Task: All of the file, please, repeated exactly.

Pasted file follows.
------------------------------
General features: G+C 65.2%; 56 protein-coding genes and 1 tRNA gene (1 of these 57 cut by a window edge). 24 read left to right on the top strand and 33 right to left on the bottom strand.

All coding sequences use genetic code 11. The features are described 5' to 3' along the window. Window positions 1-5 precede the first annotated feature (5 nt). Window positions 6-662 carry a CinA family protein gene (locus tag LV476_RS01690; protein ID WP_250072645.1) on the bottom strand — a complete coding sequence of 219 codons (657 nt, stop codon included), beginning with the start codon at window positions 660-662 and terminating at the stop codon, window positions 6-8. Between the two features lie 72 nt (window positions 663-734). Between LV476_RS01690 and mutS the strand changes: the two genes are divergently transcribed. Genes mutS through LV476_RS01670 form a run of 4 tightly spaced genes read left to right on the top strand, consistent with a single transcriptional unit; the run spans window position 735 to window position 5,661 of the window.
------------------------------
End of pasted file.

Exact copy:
General features: G+C 65.2%; 56 protein-coding genes and 1 tRNA gene (1 of these 57 cut by a window edge). 24 read left to right on the top strand and 33 right to left on the bottom strand.

All coding sequences use genetic code 11. The features are described 5' to 3' along the window. Window positions 1-5 precede the first annotated feature (5 nt). Window positions 6-662 carry a CinA family protein gene (locus tag LV476_RS01690; protein ID WP_250072645.1) on the bottom strand — a complete coding sequence of 219 codons (657 nt, stop codon included), beginning with the start codon at window positions 660-662 and terminating at the stop codon, window positions 6-8. Between the two features lie 72 nt (window positions 663-734). Between LV476_RS01690 and mutS the strand changes: the two genes are divergently transcribed. Genes mutS through LV476_RS01670 form a run of 4 tightly spaced genes read left to right on the top strand, consistent with a single transcriptional unit; the run spans window position 735 to window position 5,661 of the window.